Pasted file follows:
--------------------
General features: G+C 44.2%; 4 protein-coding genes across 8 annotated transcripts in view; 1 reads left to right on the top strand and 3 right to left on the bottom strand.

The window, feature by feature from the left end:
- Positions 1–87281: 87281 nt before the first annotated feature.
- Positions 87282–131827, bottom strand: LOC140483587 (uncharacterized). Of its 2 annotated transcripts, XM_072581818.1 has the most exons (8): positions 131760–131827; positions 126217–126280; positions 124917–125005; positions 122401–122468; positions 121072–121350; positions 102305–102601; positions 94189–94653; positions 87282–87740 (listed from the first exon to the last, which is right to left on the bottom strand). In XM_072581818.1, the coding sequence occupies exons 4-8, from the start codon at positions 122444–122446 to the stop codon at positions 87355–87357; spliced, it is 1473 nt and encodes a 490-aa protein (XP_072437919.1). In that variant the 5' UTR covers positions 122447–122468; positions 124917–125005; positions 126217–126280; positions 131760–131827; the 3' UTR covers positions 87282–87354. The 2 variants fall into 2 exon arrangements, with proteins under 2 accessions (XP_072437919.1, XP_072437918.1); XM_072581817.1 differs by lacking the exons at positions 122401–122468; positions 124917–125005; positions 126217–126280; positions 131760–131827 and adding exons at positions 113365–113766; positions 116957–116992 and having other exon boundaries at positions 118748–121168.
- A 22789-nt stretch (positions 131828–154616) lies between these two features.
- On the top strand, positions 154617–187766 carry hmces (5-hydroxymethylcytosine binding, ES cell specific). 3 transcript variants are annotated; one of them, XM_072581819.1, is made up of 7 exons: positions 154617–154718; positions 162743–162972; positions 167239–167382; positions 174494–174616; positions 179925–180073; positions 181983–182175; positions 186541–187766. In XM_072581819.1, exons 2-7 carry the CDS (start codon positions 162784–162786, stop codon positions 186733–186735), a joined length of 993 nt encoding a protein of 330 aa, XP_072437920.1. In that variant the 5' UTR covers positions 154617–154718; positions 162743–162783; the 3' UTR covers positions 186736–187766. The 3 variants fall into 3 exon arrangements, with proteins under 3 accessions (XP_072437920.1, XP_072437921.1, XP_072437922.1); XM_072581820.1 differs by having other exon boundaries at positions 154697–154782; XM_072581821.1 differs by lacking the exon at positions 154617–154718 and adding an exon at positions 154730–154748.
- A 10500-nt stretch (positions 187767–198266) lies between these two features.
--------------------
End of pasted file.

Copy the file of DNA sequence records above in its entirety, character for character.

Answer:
General features: G+C 44.2%; 4 protein-coding genes across 8 annotated transcripts in view; 1 reads left to right on the top strand and 3 right to left on the bottom strand.

The window, feature by feature from the left end:
- Positions 1–87281: 87281 nt before the first annotated feature.
- Positions 87282–131827, bottom strand: LOC140483587 (uncharacterized). Of its 2 annotated transcripts, XM_072581818.1 has the most exons (8): positions 131760–131827; positions 126217–126280; positions 124917–125005; positions 122401–122468; positions 121072–121350; positions 102305–102601; positions 94189–94653; positions 87282–87740 (listed from the first exon to the last, which is right to left on the bottom strand). In XM_072581818.1, the coding sequence occupies exons 4-8, from the start codon at positions 122444–122446 to the stop codon at positions 87355–87357; spliced, it is 1473 nt and encodes a 490-aa protein (XP_072437919.1). In that variant the 5' UTR covers positions 122447–122468; positions 124917–125005; positions 126217–126280; positions 131760–131827; the 3' UTR covers positions 87282–87354. The 2 variants fall into 2 exon arrangements, with proteins under 2 accessions (XP_072437919.1, XP_072437918.1); XM_072581817.1 differs by lacking the exons at positions 122401–122468; positions 124917–125005; positions 126217–126280; positions 131760–131827 and adding exons at positions 113365–113766; positions 116957–116992 and having other exon boundaries at positions 118748–121168.
- A 22789-nt stretch (positions 131828–154616) lies between these two features.
- On the top strand, positions 154617–187766 carry hmces (5-hydroxymethylcytosine binding, ES cell specific). 3 transcript variants are annotated; one of them, XM_072581819.1, is made up of 7 exons: positions 154617–154718; positions 162743–162972; positions 167239–167382; positions 174494–174616; positions 179925–180073; positions 181983–182175; positions 186541–187766. In XM_072581819.1, exons 2-7 carry the CDS (start codon positions 162784–162786, stop codon positions 186733–186735), a joined length of 993 nt encoding a protein of 330 aa, XP_072437920.1. In that variant the 5' UTR covers positions 154617–154718; positions 162743–162783; the 3' UTR covers positions 186736–187766. The 3 variants fall into 3 exon arrangements, with proteins under 3 accessions (XP_072437920.1, XP_072437921.1, XP_072437922.1); XM_072581820.1 differs by having other exon boundaries at positions 154697–154782; XM_072581821.1 differs by lacking the exon at positions 154617–154718 and adding an exon at positions 154730–154748.
- A 10500-nt stretch (positions 187767–198266) lies between these two features.